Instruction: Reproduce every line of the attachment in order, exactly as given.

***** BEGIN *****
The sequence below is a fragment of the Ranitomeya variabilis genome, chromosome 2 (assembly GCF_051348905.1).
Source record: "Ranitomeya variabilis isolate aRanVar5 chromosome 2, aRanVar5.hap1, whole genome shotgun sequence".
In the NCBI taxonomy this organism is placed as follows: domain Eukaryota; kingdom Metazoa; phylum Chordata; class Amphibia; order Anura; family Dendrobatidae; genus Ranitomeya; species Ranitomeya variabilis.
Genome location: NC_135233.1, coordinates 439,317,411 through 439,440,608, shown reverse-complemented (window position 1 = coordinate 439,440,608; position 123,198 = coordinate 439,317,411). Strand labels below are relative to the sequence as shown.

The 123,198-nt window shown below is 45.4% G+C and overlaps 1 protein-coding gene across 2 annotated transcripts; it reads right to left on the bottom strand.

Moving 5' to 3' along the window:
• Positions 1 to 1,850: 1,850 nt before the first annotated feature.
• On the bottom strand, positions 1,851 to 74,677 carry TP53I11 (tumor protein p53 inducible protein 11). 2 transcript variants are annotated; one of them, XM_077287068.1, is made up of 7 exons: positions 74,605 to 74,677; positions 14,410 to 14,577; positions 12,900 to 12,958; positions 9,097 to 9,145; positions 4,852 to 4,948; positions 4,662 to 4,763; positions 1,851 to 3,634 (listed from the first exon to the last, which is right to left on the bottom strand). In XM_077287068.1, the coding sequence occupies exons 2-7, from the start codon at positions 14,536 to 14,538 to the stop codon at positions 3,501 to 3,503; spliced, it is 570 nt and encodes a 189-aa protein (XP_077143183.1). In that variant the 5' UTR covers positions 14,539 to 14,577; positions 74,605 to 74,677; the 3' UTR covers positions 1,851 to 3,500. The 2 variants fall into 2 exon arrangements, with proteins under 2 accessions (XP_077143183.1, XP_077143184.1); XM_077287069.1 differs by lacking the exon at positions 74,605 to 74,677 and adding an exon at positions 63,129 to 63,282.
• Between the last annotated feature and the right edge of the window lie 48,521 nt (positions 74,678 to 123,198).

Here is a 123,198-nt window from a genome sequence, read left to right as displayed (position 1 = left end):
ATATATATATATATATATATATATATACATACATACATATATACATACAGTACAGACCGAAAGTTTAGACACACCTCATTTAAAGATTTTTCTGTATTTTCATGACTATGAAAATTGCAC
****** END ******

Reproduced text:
The sequence below is a fragment of the Ranitomeya variabilis genome, chromosome 2 (assembly GCF_051348905.1).
Source record: "Ranitomeya variabilis isolate aRanVar5 chromosome 2, aRanVar5.hap1, whole genome shotgun sequence".
In the NCBI taxonomy this organism is placed as follows: domain Eukaryota; kingdom Metazoa; phylum Chordata; class Amphibia; order Anura; family Dendrobatidae; genus Ranitomeya; species Ranitomeya variabilis.
Genome location: NC_135233.1, coordinates 439,317,411 through 439,440,608, shown reverse-complemented (window position 1 = coordinate 439,440,608; position 123,198 = coordinate 439,317,411). Strand labels below are relative to the sequence as shown.

The 123,198-nt window shown below is 45.4% G+C and overlaps 1 protein-coding gene across 2 annotated transcripts; it reads right to left on the bottom strand.

Moving 5' to 3' along the window:
• Positions 1 to 1,850: 1,850 nt before the first annotated feature.
• On the bottom strand, positions 1,851 to 74,677 carry TP53I11 (tumor protein p53 inducible protein 11). 2 transcript variants are annotated; one of them, XM_077287068.1, is made up of 7 exons: positions 74,605 to 74,677; positions 14,410 to 14,577; positions 12,900 to 12,958; positions 9,097 to 9,145; positions 4,852 to 4,948; positions 4,662 to 4,763; positions 1,851 to 3,634 (listed from the first exon to the last, which is right to left on the bottom strand). In XM_077287068.1, the coding sequence occupies exons 2-7, from the start codon at positions 14,536 to 14,538 to the stop codon at positions 3,501 to 3,503; spliced, it is 570 nt and encodes a 189-aa protein (XP_077143183.1). In that variant the 5' UTR covers positions 14,539 to 14,577; positions 74,605 to 74,677; the 3' UTR covers positions 1,851 to 3,500. The 2 variants fall into 2 exon arrangements, with proteins under 2 accessions (XP_077143183.1, XP_077143184.1); XM_077287069.1 differs by lacking the exon at positions 74,605 to 74,677 and adding an exon at positions 63,129 to 63,282.
• Between the last annotated feature and the right edge of the window lie 48,521 nt (positions 74,678 to 123,198).

Here is a 123,198-nt window from a genome sequence, read left to right as displayed (position 1 = left end):
ATATATATATATATATATATATATATACATACATACATATATACATACAGTACAGACCGAAAGTTTAGACACACCTCATTTAAAGATTTTTCTGTATTTTCATGACTATGAAAATTGCAC